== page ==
Testimonial Karlijn Bouman

A photo of Karlijn behind a microscope
I followed honours education for the entire duration of my studies.
Karlijn Bouman

Karlijn is one of those students who makes the most of every opportunity: in her first year of honours she got a peek across the borders of her field, during her Bachelor's the Honours Programme Medical Sciences brought her to the University College London, and during her Master's she completed the Beyond the Frontiers Honours Programme by a scientific internship at the University of Versailles Saint-Quentin-en-Yvelines. She has barely graduated and is already about to start a PhD. ‘I would never have gotten here this quickly without honours.’

Master's internships for medical students are often headed by a senior researcher (and PhD candidate), while the student does the fieldwork. Karlijn took a different approach: she designed her research project with remarkable independence, intending to map the microscopic characteristics of a rare muscle disease (Nemaline myopathy type 6). Neurologist Nicol Voermans is her supervisor: 'I regularly supervise Master's students during their scientific internship and Karlijn stands out.' Voermans prizes her for taking initiative. 'Karlijn is looking beyond the laboratory. As a student, she is already showing the level I expect from a PhD candidate. And you can tell she is having a great time.'

Karlijn: 'Thanks to this honours programme, I was able to take advantage of more opportunities to prepare for a research track.' The extra time - and money - allowed her to double the three-month research internship of the standard curriculum and she was also encouraged to develop her ideas. One aspect of the track involved presenting plans to a critical committee, which brought her even closer to her dreams of being an independent researcher. 'You learn to be even more discerning about your research.'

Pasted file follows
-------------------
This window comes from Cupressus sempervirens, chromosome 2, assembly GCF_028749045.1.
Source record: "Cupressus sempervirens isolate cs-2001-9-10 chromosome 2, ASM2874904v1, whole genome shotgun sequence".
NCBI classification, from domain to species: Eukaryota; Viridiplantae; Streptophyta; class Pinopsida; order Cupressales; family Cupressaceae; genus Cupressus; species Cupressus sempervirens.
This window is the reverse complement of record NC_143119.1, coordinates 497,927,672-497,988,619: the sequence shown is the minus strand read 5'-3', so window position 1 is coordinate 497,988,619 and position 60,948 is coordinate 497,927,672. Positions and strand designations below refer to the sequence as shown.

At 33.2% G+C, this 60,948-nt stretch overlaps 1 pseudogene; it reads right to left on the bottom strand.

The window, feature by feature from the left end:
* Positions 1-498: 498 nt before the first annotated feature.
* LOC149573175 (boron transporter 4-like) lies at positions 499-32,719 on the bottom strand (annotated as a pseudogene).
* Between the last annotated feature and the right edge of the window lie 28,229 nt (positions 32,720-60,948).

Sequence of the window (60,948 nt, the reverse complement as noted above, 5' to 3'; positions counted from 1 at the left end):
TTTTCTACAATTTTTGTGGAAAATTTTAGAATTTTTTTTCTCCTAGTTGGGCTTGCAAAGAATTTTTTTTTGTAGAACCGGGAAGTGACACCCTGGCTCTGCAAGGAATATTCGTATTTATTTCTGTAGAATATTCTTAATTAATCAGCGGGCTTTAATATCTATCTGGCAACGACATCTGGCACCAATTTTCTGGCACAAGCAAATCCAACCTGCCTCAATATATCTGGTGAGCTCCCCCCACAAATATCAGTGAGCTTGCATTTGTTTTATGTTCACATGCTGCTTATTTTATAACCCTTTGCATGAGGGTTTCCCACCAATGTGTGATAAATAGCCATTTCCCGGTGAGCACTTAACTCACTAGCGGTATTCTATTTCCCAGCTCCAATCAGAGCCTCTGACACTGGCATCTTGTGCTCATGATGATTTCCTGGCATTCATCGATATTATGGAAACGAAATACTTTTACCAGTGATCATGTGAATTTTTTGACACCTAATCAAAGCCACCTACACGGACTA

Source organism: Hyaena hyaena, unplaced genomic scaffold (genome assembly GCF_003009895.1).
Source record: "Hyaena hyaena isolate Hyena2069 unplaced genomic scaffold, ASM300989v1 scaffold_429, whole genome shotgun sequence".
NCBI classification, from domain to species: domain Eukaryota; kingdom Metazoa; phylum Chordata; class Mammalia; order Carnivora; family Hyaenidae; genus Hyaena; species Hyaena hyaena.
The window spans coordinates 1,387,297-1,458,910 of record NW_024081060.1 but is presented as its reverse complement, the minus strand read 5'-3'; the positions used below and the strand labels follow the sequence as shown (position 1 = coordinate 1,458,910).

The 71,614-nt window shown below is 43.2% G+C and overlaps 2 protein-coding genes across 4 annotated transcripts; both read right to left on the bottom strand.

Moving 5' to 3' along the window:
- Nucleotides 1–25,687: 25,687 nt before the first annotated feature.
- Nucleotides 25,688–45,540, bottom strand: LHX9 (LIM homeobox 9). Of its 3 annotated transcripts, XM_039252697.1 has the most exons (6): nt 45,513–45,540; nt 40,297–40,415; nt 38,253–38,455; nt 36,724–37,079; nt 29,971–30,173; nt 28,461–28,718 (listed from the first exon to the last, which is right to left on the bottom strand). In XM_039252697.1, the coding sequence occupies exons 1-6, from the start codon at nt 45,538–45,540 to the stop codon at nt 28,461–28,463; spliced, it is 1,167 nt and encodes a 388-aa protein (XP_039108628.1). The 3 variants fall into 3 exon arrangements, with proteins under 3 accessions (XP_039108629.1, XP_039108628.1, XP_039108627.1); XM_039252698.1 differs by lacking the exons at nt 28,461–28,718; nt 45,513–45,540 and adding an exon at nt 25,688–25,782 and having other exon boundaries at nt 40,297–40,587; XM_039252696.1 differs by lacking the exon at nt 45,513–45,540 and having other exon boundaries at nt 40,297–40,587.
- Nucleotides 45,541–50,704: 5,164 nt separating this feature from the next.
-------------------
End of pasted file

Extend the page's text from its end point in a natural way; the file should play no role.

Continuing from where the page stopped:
Combining the research internship in her curriculum with the honours programme eventually led her to the University of Versailles Saint-Quentin-en-Yvelines, a renowned institute in Paris, where she was able to work with prominent researchers in her field for six months. 'I might have been able to do that some other way too, but the honours programme made it easier to go to Paris.' And Paris was another stepping stone: she learned to be independent and simultaneously work together with researchers from many different backgrounds. Due to these experiences, she can start her PhD right after graduation, studying the natural progression of two rare muscle diseases (SELENON and LAMA-2 congenital muscular dystrophy).

Nicol Voermans wishes honours education had already been available back when she was a student. She found a different way to broaden her studies by attending Studium Generale lectures and studying philosophy after getting her first degree. Still, honours provides something the standard curriculum lacks, although the Bachelor's programmes in the Faculty of Medical Sciences have started encouraging students to start thinking about their research ambitions sooner. 'It's amazing that honours is giving students like Karlijn that extra push to do more extensive research.'

The Master's research project Karlijn conducted on the microscopic characteristics of nemaline myopathy type 6 was co-financed by the Prinses Beatrix Spierfonds Foundation. Her PhD research on two rare muscle diseases (SELENON and LAMA-2 congenital muscular dystrophy) is co-financed by the Stichting Voor Sara Foundation and the Spieren voor Spieren Foundation.